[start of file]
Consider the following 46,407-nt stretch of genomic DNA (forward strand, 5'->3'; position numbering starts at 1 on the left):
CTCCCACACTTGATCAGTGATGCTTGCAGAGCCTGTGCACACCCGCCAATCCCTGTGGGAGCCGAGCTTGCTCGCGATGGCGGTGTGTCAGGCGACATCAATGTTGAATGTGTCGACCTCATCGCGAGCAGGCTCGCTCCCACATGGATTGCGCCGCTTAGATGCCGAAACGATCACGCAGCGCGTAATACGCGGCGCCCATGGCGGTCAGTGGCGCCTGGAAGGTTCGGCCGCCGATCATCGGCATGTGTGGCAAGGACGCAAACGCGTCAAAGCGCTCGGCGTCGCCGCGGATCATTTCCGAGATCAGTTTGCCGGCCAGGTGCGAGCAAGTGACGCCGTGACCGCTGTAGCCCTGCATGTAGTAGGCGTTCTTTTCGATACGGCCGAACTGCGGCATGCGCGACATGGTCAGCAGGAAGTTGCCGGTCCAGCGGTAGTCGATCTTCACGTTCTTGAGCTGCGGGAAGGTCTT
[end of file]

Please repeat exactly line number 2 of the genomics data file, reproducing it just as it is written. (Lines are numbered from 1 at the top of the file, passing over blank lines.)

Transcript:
CTCCCACACTTGATCAGTGATGCTTGCAGAGCCTGTGCACACCCGCCAATCCCTGTGGGAGCCGAGCTTGCTCGCGATGGCGGTGTGTCAGGCGACATCAATGTTGAATGTGTCGACCTCATCGCGAGCAGGCTCGCTCCCACATGGATTGCGCCGCTTAGATGCCGAAACGATCACGCAGCGCGTAATACGCGGCGCCCATGGCGGTCAGTGGCGCCTGGAAGGTTCGGCCGCCGATCATCGGCATGTGTGGCAAGGACGCAAACGCGTCAAAGCGCTCGGCGTCGCCGCGGATCATTTCCGAGATCAGTTTGCCGGCCAGGTGCGAGCAAGTGACGCCGTGACCGCTGTAGCCCTGCATGTAGTAGGCGTTCTTTTCGATACGGCCGAACTGCGGCATGCGCGACATGGTCAGCAGGAAGTTGCCGGTCCAGCGGTAGTCGATCTTCACGTTCTTGAGCTGCGGGAAGGTCTT